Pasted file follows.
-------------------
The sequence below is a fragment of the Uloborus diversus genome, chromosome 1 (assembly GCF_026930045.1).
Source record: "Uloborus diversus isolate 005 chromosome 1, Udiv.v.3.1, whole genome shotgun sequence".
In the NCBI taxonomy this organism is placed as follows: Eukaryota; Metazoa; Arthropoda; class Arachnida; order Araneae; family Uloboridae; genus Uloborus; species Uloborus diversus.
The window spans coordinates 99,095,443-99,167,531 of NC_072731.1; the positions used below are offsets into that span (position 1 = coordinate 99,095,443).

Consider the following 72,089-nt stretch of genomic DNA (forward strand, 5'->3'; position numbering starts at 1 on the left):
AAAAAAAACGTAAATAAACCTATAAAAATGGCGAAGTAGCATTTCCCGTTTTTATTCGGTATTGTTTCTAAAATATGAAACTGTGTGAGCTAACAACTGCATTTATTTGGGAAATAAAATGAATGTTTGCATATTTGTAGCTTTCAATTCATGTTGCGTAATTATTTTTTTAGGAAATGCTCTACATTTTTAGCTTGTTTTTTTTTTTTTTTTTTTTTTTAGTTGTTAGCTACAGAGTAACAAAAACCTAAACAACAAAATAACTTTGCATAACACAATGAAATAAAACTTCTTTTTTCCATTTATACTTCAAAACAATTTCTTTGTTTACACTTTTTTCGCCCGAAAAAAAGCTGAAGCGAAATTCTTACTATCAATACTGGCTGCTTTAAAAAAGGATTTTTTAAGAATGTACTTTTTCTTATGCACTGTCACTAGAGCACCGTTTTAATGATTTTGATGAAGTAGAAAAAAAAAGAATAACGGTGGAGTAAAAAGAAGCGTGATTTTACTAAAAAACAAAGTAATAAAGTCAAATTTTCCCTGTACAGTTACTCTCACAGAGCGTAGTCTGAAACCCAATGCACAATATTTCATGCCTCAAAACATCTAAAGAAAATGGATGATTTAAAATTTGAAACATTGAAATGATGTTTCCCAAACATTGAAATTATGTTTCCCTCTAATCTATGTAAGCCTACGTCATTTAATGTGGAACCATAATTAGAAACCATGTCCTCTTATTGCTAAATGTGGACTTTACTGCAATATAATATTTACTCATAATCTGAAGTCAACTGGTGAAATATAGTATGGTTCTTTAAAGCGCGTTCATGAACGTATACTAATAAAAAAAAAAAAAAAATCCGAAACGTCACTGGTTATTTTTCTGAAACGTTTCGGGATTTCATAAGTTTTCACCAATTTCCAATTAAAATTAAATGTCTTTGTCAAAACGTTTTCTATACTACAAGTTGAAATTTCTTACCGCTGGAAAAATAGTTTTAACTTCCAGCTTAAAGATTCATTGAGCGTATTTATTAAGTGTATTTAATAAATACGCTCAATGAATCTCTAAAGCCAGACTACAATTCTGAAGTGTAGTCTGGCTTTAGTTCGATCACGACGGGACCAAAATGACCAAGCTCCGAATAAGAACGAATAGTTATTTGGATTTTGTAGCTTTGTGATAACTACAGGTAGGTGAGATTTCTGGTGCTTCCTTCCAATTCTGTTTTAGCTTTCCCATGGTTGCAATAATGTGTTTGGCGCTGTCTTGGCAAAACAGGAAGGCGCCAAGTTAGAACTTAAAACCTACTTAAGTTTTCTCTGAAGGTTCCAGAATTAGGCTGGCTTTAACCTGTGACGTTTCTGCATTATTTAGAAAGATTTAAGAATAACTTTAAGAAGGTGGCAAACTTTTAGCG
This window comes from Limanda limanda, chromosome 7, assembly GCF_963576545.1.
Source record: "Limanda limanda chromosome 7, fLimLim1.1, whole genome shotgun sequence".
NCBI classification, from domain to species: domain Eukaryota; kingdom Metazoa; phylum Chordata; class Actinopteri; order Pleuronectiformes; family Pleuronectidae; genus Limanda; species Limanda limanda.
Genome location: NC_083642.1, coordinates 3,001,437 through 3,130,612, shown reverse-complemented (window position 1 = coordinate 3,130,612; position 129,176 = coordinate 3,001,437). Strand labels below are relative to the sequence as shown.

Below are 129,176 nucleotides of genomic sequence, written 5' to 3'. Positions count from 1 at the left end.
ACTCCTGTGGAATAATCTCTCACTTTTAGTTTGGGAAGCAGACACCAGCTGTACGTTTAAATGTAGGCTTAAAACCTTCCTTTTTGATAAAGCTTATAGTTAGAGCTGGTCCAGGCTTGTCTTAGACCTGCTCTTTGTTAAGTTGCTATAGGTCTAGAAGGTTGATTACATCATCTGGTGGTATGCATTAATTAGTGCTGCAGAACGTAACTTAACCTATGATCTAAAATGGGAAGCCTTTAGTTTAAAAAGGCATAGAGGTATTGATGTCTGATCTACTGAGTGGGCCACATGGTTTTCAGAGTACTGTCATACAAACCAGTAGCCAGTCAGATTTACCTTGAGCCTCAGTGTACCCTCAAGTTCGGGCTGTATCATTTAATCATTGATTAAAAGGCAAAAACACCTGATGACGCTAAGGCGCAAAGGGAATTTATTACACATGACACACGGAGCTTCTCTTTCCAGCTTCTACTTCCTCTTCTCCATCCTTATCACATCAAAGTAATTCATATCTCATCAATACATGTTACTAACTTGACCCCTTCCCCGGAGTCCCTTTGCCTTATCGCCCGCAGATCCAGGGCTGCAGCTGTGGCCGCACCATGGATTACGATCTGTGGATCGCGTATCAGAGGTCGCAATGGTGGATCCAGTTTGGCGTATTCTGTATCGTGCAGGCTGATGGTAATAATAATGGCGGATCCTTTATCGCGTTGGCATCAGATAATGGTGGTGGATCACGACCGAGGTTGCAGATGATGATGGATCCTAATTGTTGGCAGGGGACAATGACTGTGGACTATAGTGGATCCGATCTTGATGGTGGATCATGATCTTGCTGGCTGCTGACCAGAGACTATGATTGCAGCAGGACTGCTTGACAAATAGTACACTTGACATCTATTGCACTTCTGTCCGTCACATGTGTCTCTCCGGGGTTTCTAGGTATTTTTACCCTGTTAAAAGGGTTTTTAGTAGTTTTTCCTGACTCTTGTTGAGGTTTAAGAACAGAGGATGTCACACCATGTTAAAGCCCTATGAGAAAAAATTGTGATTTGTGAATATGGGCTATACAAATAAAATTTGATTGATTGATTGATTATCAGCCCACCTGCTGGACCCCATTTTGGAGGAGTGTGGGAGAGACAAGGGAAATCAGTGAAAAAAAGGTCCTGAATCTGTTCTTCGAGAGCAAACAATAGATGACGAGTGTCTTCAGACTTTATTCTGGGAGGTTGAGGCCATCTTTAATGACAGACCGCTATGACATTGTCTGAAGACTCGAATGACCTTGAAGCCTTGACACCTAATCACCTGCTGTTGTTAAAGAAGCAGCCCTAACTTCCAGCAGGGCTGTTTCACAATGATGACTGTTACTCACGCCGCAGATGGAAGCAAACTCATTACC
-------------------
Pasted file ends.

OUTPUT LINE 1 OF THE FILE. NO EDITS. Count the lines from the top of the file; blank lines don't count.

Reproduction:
The sequence below is a fragment of the Uloborus diversus genome, chromosome 1 (assembly GCF_026930045.1).